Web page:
Today marks the 25th anniversary of the United Nations Convention on the Rights of the Child and provides an opportunity to reflect on the progress that has been made and the challenges that remain. Even in the UK there are still children who live in poverty and inequality, who experience violence, and who are not afforded rights on par with their peers.
Schools are in a unique position to recognize traumatic stress in children. But first, adults throughout the school system -- including teachers, staff, administrators, school resource officers, and parents -- must be aware of the issue, know how to detect signs of trauma exposure, and create a supportive environment.
The stigma surrounding mental health often leads young people to shy away from seeking the help and support they need. This year's celebration of the UN's International Youth Day (12th August) focuses on mental health and aims to remove the stigma.
The 20th anniversary of the International Day of Families on 15th May 2014 provides an appropriate occasion to celebrate the important role parents play in children's lives and the parenting skills that help children achieve their full potential.
The White House has mobilized an impressive coalition to address a critical national challenge, and used the power of research evidence to begin to structure the initiative. By drawing more lessons from research, the initiative can further bolster its chance to build strong and lasting ladders of opportunity and success for boys and young men of color.
One groundbreaking provision of the Affordable Care Act is its funding for home visiting programs that match the parents of young children with trained specialists who provide information, social support, parental skill instruction, and more.
Earlier this year, the European Commission renewed its commitment to promoting child well-being. One of the guidelines was to strengthen the use of evidence-based policy. This is noteworthy because it represents one of the first times that the EC has specifically advocated the use of evidence in policy making.
Research shows that engaged fathers have a positive influence on their children. Educational success, better social development, and higher self-esteem are some of the documented effects on children who have dads involved in their everyday life.
The historic objective of Children's Day — celebrated in many European countries on the first day of June — was not simply to celebrate children for who they are, but to bring attention to children around the world who suffer from exploitation, violence, and discrimination.
The toll of the tornado on school students in Moore, Oklahoma, cannot be overstated. To assist with recovery, RAND's CBITS program offers resources on psychological first aid for schools, as well as additional materials for educators and parents.
Federal and state initiatives to advance preschool program quality will further ensure that these investments in early learning programs will achieve their full promise and promote healthy child development — physically, socially, emotionally, and academically, writes Lynn Karoly.
High-quality early childhood interventions can improve academic achievement, reduce crime and delinquency, and enhance future labor market success. But the operative word is "high-quality." And for early childhood programs to be high-quality, they must have qualified instructors.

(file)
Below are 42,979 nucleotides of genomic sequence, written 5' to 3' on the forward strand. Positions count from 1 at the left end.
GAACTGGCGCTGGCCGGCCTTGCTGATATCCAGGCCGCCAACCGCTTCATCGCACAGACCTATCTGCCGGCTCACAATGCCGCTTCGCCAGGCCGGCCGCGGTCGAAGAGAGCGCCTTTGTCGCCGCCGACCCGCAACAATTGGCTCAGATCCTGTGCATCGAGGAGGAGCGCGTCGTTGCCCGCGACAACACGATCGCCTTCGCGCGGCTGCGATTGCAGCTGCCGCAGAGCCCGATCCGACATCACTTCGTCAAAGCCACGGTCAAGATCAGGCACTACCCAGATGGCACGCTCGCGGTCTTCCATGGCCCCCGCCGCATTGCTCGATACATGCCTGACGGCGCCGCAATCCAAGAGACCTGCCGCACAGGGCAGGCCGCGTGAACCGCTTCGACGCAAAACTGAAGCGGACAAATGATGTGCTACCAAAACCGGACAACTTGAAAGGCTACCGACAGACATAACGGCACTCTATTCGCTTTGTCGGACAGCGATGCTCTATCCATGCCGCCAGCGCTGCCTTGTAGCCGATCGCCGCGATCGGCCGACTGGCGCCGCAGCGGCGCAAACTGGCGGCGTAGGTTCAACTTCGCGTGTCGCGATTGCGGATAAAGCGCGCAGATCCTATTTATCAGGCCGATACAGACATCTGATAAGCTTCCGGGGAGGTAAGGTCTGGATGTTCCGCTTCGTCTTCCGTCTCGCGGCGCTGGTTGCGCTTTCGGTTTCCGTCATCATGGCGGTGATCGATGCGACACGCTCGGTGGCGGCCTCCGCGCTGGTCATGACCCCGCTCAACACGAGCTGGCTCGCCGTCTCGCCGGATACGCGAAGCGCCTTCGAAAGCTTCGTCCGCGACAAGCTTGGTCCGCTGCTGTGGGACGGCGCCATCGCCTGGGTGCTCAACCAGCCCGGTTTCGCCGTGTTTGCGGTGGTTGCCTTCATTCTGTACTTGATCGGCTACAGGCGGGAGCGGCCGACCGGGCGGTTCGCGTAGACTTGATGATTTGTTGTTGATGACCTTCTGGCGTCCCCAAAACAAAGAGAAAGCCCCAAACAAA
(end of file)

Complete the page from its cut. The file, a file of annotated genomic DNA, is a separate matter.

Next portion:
A optimal approach to strategically expanding access to early childhood programs is one that helps states and communities identify evidence-based approaches that address their particular needs, within the context of their characteristics, writes M. Rebecca Kilburn.
The 2013 SOTU address will be remembered for its impassioned call for greater gun control just two months after Sandy Hook. But President Obama's second-term agenda can be characterized by its sheer breadth, reflecting the broad range of policy challenges facing the United States today.
President Obama's task force on gun violence has raised the stakes in the policy debate on gun control and policy in the wake of the recent shootings in Colorado and Connecticut. Some of RAND's top researchers share what is, and what isn't, known about firearms and gun control.
Art Kellermann reviews what is known from broad outlines of the Newtown attack and past research on gun violence to offer some preliminary thoughts to the Obama Administration's task force and the public.
The United States has long relied on public health science to improve the safety, health, and lives of its citizens. Perhaps the same straightforward, problem-solving approach that worked well in other circumstances can help the nation meet the challenge of firearm violence, writes Arthur Kellermann.
Chairman of the U.S. Federal Reserve System Ben S. Bernanke cited RAND studies that have documented the importance of investing early in children's learning as he made the case that early education programs are one of the best investments that society can make in its future.
The impact of violence and trauma on children has led RAND and its partners to focus not only on studying the problem, but working collaboratively to find interventions that help address a significant public health need.
Boys and men of color—in particular, young African American men—are particularly vulnerable to racial and ethnic disparities. That such disparities exist should surprise no one. Nor should the fact that such disparities diminish the life chances of those affected, writes Lois M. Davis.